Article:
What is Tax Amnesty?

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  • Written By: Malcolm Tatum
  • Edited By: Bronwyn Harris
  • Last Modified Date: 13 August 2019
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Tax amnesty is a term used to describe a one-time offer to settle an outstanding tax debt for an amount that is less than the current debt. A local, state, or even a national tax agency may offer amnesty of this type. Jurisdictions that offer some form of tax amnesty usually have specific regulations regarding who may qualify for this form of tax forgiveness, and how qualified individuals and businesses go about applying for state or federal tax amnesty.

While the actual process of tax amnesty will vary from one jurisdiction to another, just about every amnesty program shares a few basics. One has to do with defining who is eligible to apply for the amnesty and avoiding the possibility of liens against property or bank accounts, or garnishment of wages as a means of settling the outstanding tax liability. In some nations, the total tax debt must exceed a minimum amount before amnesty is a possibility. Any taxpayer owing less than that amount may be able to work out a payment schedule with the tax agency, although this approach normally means incurring additional late fees and other penalties until the debt is paid in full.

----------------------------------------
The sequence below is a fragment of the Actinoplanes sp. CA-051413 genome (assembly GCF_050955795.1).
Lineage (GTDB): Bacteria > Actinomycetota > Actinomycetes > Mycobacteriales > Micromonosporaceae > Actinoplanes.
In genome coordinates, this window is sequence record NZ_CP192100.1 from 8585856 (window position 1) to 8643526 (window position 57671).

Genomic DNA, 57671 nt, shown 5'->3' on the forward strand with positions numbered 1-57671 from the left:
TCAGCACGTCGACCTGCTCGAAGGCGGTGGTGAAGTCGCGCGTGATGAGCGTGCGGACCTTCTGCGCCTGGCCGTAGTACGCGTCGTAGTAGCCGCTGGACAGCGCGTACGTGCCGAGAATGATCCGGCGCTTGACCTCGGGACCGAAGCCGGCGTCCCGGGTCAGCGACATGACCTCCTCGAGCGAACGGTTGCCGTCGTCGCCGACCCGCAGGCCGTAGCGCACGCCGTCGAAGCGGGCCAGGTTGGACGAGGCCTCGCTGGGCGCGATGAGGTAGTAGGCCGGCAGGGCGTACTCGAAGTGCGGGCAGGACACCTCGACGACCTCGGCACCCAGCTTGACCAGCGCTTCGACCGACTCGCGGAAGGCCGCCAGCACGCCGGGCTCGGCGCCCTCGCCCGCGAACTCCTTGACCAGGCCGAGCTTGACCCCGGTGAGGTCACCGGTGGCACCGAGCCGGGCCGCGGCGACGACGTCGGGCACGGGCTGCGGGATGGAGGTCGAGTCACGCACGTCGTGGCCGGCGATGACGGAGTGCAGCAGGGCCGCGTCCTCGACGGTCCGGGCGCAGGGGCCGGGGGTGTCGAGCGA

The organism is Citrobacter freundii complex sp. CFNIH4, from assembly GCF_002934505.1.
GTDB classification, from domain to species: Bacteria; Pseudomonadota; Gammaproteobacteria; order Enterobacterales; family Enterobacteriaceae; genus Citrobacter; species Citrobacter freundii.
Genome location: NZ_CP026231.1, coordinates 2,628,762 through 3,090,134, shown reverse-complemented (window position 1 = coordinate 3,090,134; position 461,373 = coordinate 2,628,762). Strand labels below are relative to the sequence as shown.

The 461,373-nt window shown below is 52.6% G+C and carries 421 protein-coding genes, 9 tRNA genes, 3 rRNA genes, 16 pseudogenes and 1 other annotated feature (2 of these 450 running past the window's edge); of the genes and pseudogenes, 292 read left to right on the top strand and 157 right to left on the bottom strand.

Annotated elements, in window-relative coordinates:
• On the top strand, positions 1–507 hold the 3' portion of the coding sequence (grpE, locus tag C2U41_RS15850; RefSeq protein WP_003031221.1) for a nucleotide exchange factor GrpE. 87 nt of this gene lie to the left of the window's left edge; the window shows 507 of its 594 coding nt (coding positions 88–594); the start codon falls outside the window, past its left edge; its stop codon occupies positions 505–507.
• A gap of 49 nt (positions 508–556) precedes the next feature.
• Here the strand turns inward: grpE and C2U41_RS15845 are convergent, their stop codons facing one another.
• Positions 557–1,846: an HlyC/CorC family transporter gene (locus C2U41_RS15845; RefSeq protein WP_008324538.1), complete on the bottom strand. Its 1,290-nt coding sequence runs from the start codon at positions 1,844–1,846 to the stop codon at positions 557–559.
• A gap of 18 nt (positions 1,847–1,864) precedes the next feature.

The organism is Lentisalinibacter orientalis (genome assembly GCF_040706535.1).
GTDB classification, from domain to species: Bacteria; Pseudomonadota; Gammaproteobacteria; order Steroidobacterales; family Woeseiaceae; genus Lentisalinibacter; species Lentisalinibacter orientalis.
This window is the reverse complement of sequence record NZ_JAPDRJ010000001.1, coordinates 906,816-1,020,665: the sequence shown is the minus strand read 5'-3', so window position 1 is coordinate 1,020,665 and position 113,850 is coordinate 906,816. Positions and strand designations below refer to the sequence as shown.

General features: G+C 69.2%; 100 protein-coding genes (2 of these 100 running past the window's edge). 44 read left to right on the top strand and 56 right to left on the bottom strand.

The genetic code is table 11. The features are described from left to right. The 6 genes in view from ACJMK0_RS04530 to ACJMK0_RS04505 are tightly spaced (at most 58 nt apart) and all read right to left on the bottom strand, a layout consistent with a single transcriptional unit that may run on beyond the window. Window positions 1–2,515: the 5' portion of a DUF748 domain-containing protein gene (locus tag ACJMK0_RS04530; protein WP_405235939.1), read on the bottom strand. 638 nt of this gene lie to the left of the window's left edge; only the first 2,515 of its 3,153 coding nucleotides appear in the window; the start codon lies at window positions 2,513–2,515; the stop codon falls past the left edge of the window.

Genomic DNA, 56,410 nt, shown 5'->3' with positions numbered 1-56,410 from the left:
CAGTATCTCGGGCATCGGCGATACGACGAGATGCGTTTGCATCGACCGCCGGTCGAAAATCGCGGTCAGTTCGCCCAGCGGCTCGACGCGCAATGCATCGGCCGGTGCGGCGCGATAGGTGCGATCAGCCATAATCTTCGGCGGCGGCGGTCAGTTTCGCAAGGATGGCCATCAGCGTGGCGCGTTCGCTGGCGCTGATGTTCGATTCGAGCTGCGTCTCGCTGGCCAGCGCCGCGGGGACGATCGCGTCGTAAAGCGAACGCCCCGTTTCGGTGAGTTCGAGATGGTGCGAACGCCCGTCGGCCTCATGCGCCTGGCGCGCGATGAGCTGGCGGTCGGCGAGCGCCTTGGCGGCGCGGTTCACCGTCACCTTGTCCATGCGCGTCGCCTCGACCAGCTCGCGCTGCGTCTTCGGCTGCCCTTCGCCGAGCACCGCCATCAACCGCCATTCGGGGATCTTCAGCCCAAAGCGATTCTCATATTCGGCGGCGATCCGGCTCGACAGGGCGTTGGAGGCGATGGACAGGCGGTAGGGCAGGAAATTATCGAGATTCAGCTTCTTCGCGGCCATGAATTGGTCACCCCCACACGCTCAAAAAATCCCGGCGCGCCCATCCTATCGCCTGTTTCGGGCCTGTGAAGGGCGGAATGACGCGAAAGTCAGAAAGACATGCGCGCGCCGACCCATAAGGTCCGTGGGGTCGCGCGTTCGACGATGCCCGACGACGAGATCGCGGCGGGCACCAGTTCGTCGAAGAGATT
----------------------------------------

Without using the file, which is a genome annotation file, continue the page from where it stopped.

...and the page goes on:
Another common element of tax amnesty is the identification of a specific amount that must be paid in order to avoid further attempts to collect the overdue taxes. Typically, the agency will base this figure on a percentage of the total debt owed, sometimes making allowances for the overall income level of the taxpayer. Depending on the circumstances, the figure included in an approved amnesty settlement may be as much as 70 percent less than the original amount of taxes owed.

A third common component of tax amnesty is the establishment of a specific settlement date. Should the taxpayer fail to remit the reduced tax amount to the agency by that settlement date, the offer of amnesty is withdrawn and the full amount of the tax debt is reinstated. It is not unusual for additional late fees and penalties to be applied to the balance on the taxpayer’s account. At that point, the agency may begin proceedings to attach property or garnish wages as a means of collecting the total amount of taxes due.

When utilized properly, tax amnesty can provide a great deal of emotional and financial relief for taxpayers who have undergone some type of financial reversal that prevented them from paying taxes in a timely manner. By reducing the debt to a more manageable amount and stopping the accrual of late fees and penalties, the taxpayer can pay off the debt and continue efforts to overcome those adverse circumstances, ideally to the point of avoiding the accumulation of a large tax debt in the future.


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